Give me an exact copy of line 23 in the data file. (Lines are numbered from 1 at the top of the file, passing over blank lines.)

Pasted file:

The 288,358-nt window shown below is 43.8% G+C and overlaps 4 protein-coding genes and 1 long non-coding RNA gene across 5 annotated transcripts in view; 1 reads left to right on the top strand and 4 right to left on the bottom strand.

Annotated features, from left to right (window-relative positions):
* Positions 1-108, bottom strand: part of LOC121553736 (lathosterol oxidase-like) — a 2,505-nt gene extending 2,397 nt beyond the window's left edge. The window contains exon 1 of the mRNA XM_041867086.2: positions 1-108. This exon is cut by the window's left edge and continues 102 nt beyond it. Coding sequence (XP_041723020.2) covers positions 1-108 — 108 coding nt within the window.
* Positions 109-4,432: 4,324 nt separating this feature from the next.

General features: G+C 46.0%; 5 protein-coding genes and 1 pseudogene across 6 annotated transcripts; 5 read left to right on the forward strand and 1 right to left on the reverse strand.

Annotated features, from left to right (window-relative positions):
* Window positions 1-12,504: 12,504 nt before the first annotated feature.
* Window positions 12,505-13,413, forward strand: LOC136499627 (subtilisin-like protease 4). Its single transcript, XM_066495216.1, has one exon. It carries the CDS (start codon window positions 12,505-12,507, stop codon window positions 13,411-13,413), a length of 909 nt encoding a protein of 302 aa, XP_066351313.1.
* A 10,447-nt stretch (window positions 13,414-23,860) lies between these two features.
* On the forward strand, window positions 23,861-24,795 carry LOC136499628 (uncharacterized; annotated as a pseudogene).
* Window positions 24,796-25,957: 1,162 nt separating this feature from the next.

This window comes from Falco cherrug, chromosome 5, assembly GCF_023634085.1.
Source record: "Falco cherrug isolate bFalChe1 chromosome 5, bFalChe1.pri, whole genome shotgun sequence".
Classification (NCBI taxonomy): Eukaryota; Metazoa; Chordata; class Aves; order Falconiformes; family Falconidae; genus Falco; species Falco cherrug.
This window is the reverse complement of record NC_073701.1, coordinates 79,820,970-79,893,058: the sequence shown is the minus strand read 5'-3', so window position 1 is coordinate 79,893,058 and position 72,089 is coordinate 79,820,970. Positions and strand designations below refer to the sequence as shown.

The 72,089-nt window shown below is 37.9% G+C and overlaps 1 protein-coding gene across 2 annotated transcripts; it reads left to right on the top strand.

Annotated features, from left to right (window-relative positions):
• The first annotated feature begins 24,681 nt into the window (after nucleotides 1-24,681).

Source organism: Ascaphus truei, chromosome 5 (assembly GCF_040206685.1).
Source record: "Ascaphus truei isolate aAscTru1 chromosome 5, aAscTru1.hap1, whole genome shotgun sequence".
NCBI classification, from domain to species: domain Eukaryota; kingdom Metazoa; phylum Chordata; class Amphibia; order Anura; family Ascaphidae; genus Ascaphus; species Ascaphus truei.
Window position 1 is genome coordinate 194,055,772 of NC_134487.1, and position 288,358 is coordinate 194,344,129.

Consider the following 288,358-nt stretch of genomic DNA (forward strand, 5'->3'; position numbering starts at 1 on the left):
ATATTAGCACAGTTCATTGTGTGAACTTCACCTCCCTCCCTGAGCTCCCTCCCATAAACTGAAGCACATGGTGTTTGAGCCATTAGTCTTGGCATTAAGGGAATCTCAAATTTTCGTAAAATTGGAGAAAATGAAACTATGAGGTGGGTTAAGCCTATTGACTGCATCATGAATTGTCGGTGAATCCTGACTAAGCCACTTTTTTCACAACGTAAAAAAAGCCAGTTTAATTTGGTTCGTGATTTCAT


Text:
Consider the following 288,358-nt stretch of genomic DNA (forward strand, 5'->3'; position numbering starts at 1 on the left):